Finally, Coastal Family took a look at its administrative infrastructure. For the first time, Greer hired a chief operating officer for the organization. They also created an executive team to support the office of the CEO.

“On a weekly basis, this executive team is looking at productivity, looking at what’s going on inside of the organization as well as outside of the organization,” she said. “The work that we’ve been able to accomplish since we started meeting in September of last year, the amount of projects that we’ve been able to either begin and complete, and in many cases, the improvement in the organizational knowledge, the improvement in the management and leadership decision-making, even at this soon of a time after this change has been made, has been so rewarding. The board has commented on just how significant the change has been in a positive way.”

Seeing improvements after a short time

Immediately before implementing the restructuring initiative, Coastal Family conducted an organization-wide patient-satisfaction survey, and the results were dire, Greer said. In January of this year, another survey was conducted, and the indicators signaled that Coastal Family was moving in the right direction.

“The providers are much happier,” she said. “They get their needs met quickly. They get their issues resolved efficiently. The patient satisfaction has turned around. The morale has improved. Communication has improved.”

When asked for advice to her executive colleagues who are implementing similar initiatives, Greer said, “Admit that you can’t do it all.”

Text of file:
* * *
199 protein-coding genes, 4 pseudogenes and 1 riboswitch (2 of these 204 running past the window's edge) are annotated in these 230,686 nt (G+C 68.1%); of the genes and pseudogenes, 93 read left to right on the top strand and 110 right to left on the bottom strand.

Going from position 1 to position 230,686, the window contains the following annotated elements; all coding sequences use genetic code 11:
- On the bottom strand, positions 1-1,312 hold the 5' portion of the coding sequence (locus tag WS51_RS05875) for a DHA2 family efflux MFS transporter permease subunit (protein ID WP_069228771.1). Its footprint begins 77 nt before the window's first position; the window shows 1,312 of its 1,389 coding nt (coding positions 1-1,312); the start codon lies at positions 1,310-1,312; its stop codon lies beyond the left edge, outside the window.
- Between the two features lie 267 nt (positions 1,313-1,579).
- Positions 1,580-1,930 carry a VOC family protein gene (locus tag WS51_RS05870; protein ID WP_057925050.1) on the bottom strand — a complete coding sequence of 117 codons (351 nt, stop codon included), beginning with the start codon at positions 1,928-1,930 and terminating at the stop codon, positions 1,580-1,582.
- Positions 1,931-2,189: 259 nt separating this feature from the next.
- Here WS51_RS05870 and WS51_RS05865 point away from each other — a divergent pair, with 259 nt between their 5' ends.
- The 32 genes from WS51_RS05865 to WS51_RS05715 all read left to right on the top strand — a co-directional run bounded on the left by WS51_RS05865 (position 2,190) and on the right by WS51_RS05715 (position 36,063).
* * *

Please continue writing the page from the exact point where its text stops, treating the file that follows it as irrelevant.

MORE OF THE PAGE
“Honestly, with all of the changes that are coming with healthcare reform, with the changes that will be coming down the pike with reimbursement,” she continued, “we really have to take a look at what we’ve done in the past and what hasn’t worked. We’ve got to figure out how to make it work for the future if we’re going to remain viable. It’s going to really take a team. Each one of us has skills, and along with those skills, we have weaknesses. Creating a knowledgeable and competent team that is open and honest, that’s how we’re going to be successful.”

Transforming the perception of FQHCs

Looking ahead, Greer has another goal in mind: to change the image of the federally qualified health center.

“Largely, community health centers are seen as completely government-funded organizations that aren’t run efficiently or as a feasible and sustainable business model,” she said. “I would like to change that image. With the national budget the way it is and with reimbursement changing the way it is funding, everything is changing. Healthcare in Mississippi doesn’t seem to be getting any better at the moment.

“It’s here we change our mindset about how we’re going to put all these puzzle pieces together—improved outcomes, integrated care, patient satisfaction.”

Through the changes Coastal Family Health Center has been willing to make, Greer wants to be an example of an efficiently run, successful FQHC.

“Without the margin, there’s no mission, and so we must focus on being efficient and achieving success in the way of improved lives and improved outcomes.”